The Thai reformist party which won the most votes at last year's election could be dissolved after a court ruled one of its policies unconstitutional. Move Forward is not in government but its campaign promise on changing royal defamation laws violated the constitution, a Thai court found this week. Such lese majeste laws have increasingly been used to stifle political criticism, activists say. It is possible all of the party's leaders could be banned from politics.

Party leader Pita Limjaroenrat, a young, Harvard-educated politician, had been viewed as a threat to Thailand's monarchy by the conservative elite, when he won a majority of votes in the 2023 election. His party campaigned on a progressive agenda - and in particular a pledge to amend the controversial lese majeste law, although much of the party's support was for its other proposed reforms. Although he failed in his bid to be PM, thanks to unelected senators' votes, the 42-year-old was cleared by a court to retain his seat as an MP earlier in January.

A Pakistani special court sentenced former Prime Minister Imran Khan, already in prison for a corruption conviction that he alleges is politically motivated, to 10 years in prison for violating a state secrets law. Khan was accused of leaking a private cable in 2022 from Pakistan's then-ambassador to the United States, Asad Majeed Khan, about a meeting with a senior US State Department official.

Khan argued that he had a duty to make the cable's contents public, claiming that it exposed a US plot to oust him from power; Washington has repeatedly denied Khan's allegations, and Pakistani reports say that the former ambassador told the court that the cable did not make reference to any US conspiracy. In a further sign of how the tables have turned against him, Khan received another separate 14-year sentence on corruption charges this week. Already barred from the country's Feb. 8 elections, Pakistan's powerful military establishment is said to be set on ending his political career.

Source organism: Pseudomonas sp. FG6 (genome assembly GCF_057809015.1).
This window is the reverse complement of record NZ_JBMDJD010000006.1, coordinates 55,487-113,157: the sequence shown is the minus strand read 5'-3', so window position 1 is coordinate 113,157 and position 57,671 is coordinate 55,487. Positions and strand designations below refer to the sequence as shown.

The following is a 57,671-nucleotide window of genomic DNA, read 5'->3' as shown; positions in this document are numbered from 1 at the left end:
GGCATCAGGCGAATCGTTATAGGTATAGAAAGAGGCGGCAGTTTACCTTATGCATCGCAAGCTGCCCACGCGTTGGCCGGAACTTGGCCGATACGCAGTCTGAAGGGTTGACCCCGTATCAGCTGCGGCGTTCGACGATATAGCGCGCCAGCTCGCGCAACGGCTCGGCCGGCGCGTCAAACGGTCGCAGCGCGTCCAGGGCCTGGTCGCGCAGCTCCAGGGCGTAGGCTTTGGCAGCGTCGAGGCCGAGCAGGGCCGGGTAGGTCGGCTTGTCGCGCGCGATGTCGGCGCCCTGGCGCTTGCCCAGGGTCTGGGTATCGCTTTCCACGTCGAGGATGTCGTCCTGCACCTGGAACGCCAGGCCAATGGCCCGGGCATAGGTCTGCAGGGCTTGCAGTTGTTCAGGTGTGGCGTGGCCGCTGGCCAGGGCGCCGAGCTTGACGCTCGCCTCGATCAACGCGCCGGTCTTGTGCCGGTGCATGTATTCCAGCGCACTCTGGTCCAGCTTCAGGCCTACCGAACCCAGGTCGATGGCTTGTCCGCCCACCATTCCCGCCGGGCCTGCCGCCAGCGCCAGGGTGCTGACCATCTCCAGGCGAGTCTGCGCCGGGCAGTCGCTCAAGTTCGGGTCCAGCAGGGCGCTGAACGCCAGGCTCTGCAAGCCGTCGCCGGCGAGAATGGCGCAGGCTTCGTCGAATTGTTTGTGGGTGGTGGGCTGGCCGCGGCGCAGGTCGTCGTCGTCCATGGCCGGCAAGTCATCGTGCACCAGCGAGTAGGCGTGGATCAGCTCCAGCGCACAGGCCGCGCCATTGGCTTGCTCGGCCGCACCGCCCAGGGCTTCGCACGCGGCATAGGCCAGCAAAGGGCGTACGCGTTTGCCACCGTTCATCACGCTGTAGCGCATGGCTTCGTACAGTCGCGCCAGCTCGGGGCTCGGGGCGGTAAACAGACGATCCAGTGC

All 27 EU leaders agreed a €50bn aid package for Ukraine after Hungary had previously blocked the deal. Ukrainian President Volodymyr Zelensky welcomed the new funding, saying it would strengthen the country's economic and financial stability. Ukraine's economic ministry said it expects the first tranche of funds in March. There had been fears Hungary's PM would again block the package as he did at a European summit in December.

Viktor Orban, Russian President Vladimir Putin's closest ally in the EU, had said he wanted to force a rethink of the bloc's policy towards Ukraine and questioned the idea of committing funds for Kyiv for the next four years. The package will help to pay pensions, salaries and other costs over the next four years. It comes as US military aid for Ukraine - the largest provider of military support for Kyiv - is being held up by Congress. Agreeing a new package of aid for Ukraine requires the unanimous support of all 27 EU member states.

Sri Lanka's draconian law to regulate online content came into force, in a move rights groups say is aimed at stifling freedom of speech. The Online Safety Act gives a government commission broad powers to assess and remove "prohibited" content. Authorities said it would help fight cybercrime, but critics say it suppresses dissent ahead of elections. Social media had a key role in protests during an economic crisis in 2022, which ousted the then president.

The act was passed on 24 January by 108-62 votes - sparking protests outside parliament - and came into effect on Thursday after the Speaker endorsed it. The wide-ranging law prohibit "false statements about incidents in Sri Lanka", statements with "an express intention of hurting religious feelings" and the misuse of bots, among other things. A five-member commission appointed by the president will be given powers to assess these statements, to direct their removal, and to impose penalties on the people who made those statements.

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